2. Realize that black scientists have not only the intense personal pressure to succeed in science but also the burden of being representative of black people as a collective. When we make a mistake, take a moment to reflect on the fact that we feel guilty not only on a personal level but also feel that we are somehow reinforcing the negative stereotypes of black people in our society and in the profession.
  3. Avoid minimizing our concerns- amplify them. It takes bravery to speak out about microaggressions or instances of bias that we face. If we do speak out about them, understand that the situation is probably even worse than it sounds. We really wish that we did not have to speak up about these things, so if we take the time and emotional effort to speak up then listen and act.

8 thoughts on “Anti-black racism in STEM is pervasive, and we must change this reality

  1. In order to demonstrate that a phenomenon is pervasive, you have to show the data. In this case you have a very specific claim: anti-black racism in STEM is pervasive. You have offered us an anecdotal account, one data point. There is systemic racial bias in STEM, which is backed by scientific studies, but pervasive racism? That has not been my experience. Show us the data!

  2. Thank you for this post. The longer I’ve been in academia, the more my eyes are opened to the gatekeeping that reinforces the status quo. The GRFP is a particularly egregious example, as the reviewers can set their own standards with little oversight. My own application was derailed by a reviewer who dismissed me, because I should have published as an undergrad (really? that’s the standard?), while my friend (white, who has yet to publish even post PhD) got one.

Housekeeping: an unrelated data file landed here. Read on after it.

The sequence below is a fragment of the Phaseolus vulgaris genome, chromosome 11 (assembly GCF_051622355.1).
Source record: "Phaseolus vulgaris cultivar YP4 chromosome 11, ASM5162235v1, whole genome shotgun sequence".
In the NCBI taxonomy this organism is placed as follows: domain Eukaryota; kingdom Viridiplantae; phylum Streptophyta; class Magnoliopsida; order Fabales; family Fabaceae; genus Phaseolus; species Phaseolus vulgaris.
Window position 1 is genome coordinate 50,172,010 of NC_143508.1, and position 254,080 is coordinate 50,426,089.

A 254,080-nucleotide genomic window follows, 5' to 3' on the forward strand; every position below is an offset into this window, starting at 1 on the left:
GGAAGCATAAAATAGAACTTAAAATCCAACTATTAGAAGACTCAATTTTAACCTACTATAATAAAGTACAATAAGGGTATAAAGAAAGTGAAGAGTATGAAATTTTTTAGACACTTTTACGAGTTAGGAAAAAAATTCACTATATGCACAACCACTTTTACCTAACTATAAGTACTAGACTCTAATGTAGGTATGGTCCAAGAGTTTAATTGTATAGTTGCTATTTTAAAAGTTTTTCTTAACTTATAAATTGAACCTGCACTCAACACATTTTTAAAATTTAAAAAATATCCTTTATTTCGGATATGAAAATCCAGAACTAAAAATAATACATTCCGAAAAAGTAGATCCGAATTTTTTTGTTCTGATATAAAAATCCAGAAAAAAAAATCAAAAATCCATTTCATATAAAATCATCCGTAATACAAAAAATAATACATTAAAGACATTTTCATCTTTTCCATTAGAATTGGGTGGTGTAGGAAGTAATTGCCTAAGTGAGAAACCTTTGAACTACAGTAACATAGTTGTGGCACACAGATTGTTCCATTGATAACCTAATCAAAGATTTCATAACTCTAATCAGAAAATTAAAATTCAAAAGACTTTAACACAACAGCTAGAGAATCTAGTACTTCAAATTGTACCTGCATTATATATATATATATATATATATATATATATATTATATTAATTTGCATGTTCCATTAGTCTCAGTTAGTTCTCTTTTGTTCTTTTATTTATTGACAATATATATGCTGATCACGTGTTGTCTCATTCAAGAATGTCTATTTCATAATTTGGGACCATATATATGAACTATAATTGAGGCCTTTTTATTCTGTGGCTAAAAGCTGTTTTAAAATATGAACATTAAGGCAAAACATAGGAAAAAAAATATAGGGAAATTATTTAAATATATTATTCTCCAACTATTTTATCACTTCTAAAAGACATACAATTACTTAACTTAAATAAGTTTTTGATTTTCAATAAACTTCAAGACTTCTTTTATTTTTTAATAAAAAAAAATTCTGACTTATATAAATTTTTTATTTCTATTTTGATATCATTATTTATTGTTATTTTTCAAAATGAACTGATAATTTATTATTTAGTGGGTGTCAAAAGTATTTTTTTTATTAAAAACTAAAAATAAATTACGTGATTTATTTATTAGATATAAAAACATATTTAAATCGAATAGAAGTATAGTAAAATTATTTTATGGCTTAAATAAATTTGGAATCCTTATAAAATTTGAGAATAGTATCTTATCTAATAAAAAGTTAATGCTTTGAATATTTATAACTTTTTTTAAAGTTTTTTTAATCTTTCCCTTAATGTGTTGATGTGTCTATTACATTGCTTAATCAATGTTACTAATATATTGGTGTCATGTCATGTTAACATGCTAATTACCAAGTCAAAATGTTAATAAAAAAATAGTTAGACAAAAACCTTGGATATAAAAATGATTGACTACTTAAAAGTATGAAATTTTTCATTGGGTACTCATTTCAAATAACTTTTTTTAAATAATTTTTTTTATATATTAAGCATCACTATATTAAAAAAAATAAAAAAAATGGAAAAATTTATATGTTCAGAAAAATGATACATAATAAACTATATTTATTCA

The problem is that the GRFP is often funded on the basis of whether the applicant has “potential”, in addition to the quality of the science proposed. It sure seems like some reviewers feel students of color have less potential than white students.

    • I served as a GRFP reviewer for years. I found myself increasingly frustrated with the process, for the reasons you mention here. Even if our review group leader (there is probably a specific term but it’s been a while) was tuned in to bias issues and attempted to step in and norm our standards, the louder voices in the room insisted on “merit” and “potential” as our guiding principles, and often derailed the discussions, insisting that without X publications or Y activities the proposal should be ranked down. (and completely ignoring resource differences in institutions, race and socioeconomic factors, etc.) I eventually stopped responding to invitations because I felt like I was shouting into the void..

  3. So true. As a black scholar in STEM, I agree with everything you write here.
    GRFP is one of the most problematic programs that I have ever seen, which makes the rich richer by ensuring that an overwhelming amount of their funding is directed only to rich, exclusive institutions.
    I also agree that the subtle forms of racism in academia are so wild, so hurtful, and so pervasive. Some may try to hide behind a lack of data to show this (to be fair, there is actually a lot of data to prove this out there). But, you and I, and every black scholar in the academy know that our experiences were hard, and made hard because of our race.
    Stay strong. I hope you have supportive mentors and sponsors that can support you in your academic journey.

  4. To remove racism

    We must recognize white privilege

    To remove racism